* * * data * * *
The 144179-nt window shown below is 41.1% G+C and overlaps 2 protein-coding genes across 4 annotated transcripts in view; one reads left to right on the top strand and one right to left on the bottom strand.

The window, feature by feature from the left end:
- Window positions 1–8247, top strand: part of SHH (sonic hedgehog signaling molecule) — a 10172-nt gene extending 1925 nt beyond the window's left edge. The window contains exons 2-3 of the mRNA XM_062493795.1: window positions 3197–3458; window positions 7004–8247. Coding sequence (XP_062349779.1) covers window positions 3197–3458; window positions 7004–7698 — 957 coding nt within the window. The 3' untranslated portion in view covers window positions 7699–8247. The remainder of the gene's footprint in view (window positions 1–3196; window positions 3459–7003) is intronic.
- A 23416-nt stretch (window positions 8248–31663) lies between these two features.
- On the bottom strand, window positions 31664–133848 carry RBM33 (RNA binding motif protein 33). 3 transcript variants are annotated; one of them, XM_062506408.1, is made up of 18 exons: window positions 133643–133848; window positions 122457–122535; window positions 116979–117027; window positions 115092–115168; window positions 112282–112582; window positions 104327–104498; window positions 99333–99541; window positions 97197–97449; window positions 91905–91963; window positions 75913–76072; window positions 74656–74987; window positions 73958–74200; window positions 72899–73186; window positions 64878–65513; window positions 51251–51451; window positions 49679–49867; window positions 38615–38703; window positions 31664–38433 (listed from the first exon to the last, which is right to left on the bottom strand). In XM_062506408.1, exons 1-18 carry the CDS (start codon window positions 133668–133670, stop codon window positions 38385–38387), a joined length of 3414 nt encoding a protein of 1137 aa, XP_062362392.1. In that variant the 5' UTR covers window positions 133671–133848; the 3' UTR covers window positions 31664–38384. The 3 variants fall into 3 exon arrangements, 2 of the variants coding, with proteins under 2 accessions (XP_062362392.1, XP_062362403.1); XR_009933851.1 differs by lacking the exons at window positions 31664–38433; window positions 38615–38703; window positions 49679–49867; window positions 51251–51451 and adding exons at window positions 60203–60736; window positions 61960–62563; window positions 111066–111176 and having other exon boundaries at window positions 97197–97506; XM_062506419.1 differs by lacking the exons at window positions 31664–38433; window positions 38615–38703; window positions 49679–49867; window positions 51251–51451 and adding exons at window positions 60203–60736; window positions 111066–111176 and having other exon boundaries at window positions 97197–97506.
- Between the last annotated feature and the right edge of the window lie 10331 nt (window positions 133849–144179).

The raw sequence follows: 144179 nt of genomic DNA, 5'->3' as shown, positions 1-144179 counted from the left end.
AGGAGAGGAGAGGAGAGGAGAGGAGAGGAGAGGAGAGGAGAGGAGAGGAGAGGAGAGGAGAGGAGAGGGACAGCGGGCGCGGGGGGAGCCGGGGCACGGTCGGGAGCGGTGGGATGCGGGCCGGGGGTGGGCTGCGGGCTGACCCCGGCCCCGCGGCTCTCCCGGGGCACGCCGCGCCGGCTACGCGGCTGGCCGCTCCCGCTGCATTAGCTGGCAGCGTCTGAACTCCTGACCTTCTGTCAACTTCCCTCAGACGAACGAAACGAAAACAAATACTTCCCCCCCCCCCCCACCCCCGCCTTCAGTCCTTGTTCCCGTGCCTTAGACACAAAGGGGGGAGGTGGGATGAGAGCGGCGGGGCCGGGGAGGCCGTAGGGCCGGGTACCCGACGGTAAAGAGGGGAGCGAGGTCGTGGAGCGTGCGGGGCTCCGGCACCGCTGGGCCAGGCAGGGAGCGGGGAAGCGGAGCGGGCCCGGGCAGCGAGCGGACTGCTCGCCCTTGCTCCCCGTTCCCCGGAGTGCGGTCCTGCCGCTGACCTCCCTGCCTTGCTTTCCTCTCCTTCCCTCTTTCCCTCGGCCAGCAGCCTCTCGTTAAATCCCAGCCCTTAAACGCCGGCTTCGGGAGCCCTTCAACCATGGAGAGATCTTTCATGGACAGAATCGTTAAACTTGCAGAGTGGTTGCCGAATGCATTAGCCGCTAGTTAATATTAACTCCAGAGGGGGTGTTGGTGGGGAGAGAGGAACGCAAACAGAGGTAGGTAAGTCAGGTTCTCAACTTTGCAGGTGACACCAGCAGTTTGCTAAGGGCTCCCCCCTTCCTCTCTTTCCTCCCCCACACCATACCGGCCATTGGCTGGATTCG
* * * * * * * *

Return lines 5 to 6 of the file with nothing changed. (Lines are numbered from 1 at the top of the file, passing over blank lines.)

- On the bottom strand, window positions 31664–133848 carry RBM33 (RNA binding motif protein 33). 3 transcript variants are annotated; one of them, XM_062506408.1, is made up of 18 exons: window positions 133643–133848; window positions 122457–122535; window positions 116979–117027; window positions 115092–115168; window positions 112282–112582; window positions 104327–104498; window positions 99333–99541; window positions 97197–97449; window positions 91905–91963; window positions 75913–76072; window positions 74656–74987; window positions 73958–74200; window positions 72899–73186; window positions 64878–65513; window positions 51251–51451; window positions 49679–49867; window positions 38615–38703; window positions 31664–38433 (listed from the first exon to the last, which is right to left on the bottom strand). In XM_062506408.1, exons 1-18 carry the CDS (start codon window positions 133668–133670, stop codon window positions 38385–38387), a joined length of 3414 nt encoding a protein of 1137 aa, XP_062362392.1. In that variant the 5' UTR covers window positions 133671–133848; the 3' UTR covers window positions 31664–38384. The 3 variants fall into 3 exon arrangements, 2 of the variants coding, with proteins under 2 accessions (XP_062362392.1, XP_062362403.1); XR_009933851.1 differs by lacking the exons at window positions 31664–38433; window positions 38615–38703; window positions 49679–49867; window positions 51251–51451 and adding exons at window positions 60203–60736; window positions 61960–62563; window positions 111066–111176 and having other exon boundaries at window positions 97197–97506; XM_062506419.1 differs by lacking the exons at window positions 31664–38433; window positions 38615–38703; window positions 49679–49867; window positions 51251–51451 and adding exons at window positions 60203–60736; window positions 111066–111176 and having other exon boundaries at window positions 97197–97506.
- Between the last annotated feature and the right edge of the window lie 10331 nt (window positions 133849–144179).